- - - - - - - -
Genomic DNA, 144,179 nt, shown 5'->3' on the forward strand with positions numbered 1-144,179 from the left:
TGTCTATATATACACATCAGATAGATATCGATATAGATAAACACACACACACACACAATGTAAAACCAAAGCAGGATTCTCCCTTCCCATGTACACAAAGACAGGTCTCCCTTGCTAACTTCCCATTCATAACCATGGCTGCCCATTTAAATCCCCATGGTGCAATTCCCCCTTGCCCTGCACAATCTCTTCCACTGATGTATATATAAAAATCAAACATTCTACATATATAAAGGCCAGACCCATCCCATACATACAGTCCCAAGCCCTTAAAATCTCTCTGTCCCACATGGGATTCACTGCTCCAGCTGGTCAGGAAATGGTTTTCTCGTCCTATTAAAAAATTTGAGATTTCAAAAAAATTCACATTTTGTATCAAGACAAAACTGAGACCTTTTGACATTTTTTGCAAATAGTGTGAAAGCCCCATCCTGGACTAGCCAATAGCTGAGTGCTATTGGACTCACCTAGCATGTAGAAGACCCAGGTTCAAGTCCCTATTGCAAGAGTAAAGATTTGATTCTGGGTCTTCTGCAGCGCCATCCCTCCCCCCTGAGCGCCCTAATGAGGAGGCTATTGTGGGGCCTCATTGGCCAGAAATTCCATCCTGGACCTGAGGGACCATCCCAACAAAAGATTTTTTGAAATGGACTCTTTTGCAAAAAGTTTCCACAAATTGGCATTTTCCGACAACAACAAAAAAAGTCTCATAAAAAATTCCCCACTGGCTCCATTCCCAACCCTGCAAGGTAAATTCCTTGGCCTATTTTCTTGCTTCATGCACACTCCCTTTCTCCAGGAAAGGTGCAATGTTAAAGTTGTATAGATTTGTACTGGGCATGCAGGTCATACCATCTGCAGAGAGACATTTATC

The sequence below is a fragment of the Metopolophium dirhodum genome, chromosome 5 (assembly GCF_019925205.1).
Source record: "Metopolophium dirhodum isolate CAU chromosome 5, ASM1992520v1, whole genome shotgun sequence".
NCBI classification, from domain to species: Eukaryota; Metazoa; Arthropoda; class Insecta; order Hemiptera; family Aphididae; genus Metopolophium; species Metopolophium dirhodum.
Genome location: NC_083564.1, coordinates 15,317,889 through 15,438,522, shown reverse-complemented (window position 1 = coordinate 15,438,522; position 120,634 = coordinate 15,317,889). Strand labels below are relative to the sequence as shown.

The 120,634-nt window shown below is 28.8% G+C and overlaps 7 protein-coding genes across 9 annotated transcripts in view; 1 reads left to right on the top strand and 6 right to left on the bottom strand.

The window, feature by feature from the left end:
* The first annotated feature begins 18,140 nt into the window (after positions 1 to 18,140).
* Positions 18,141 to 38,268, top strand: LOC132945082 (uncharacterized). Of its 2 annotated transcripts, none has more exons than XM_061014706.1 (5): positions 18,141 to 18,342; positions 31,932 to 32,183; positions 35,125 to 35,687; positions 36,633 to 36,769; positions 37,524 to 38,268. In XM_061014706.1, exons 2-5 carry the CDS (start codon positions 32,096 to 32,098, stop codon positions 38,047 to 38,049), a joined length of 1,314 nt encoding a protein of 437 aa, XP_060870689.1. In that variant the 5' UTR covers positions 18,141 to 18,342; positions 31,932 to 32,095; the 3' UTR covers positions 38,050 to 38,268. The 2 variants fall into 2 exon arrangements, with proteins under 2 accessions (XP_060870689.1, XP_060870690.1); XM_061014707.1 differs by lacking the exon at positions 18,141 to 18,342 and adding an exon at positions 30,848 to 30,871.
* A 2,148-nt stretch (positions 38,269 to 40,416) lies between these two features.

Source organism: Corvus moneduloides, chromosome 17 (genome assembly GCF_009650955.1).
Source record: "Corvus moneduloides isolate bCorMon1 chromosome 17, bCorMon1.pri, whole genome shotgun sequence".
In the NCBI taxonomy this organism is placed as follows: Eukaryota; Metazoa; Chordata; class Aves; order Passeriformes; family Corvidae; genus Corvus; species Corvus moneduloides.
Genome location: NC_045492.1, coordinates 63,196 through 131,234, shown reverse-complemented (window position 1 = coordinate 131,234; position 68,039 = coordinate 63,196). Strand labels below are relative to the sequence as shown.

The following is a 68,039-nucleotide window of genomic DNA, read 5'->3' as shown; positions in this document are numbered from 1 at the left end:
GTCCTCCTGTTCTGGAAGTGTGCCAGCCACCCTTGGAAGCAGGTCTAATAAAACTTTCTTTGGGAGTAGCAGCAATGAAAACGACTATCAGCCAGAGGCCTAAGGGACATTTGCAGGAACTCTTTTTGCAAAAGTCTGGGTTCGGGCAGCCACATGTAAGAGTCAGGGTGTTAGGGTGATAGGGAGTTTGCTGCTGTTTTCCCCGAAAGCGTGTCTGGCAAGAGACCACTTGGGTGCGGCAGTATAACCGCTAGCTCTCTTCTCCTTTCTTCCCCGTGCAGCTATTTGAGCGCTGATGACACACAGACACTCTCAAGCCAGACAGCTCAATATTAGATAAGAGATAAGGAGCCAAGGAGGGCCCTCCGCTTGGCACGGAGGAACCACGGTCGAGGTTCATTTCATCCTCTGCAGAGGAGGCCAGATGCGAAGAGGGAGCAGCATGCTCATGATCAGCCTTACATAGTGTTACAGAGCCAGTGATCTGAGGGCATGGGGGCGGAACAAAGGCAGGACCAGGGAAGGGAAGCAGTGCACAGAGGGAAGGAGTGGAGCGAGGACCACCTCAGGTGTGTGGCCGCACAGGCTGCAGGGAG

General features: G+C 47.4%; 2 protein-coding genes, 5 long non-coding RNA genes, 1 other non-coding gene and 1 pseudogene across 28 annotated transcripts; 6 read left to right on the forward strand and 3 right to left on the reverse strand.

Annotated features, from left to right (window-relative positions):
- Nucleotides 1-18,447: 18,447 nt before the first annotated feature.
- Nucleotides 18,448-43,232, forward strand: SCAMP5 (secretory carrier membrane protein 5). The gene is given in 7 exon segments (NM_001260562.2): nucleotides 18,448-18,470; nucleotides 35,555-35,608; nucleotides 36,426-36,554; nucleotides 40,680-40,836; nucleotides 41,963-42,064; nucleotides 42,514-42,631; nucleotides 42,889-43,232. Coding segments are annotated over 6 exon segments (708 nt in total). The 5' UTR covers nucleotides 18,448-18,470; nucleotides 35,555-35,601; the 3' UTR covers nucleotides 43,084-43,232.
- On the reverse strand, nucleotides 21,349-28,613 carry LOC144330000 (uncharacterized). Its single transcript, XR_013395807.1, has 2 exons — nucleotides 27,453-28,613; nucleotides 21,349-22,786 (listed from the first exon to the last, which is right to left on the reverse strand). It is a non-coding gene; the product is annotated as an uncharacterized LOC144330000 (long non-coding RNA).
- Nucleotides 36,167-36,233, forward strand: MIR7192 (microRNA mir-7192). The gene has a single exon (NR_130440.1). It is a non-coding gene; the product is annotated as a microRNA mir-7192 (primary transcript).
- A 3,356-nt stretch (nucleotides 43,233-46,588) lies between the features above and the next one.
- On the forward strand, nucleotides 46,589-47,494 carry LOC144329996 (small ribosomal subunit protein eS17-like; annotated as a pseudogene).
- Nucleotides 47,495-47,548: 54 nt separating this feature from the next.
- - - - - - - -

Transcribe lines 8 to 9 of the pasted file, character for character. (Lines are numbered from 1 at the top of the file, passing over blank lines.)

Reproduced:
The window, feature by feature from the left end:
* The first annotated feature begins 18,140 nt into the window (after positions 1 to 18,140).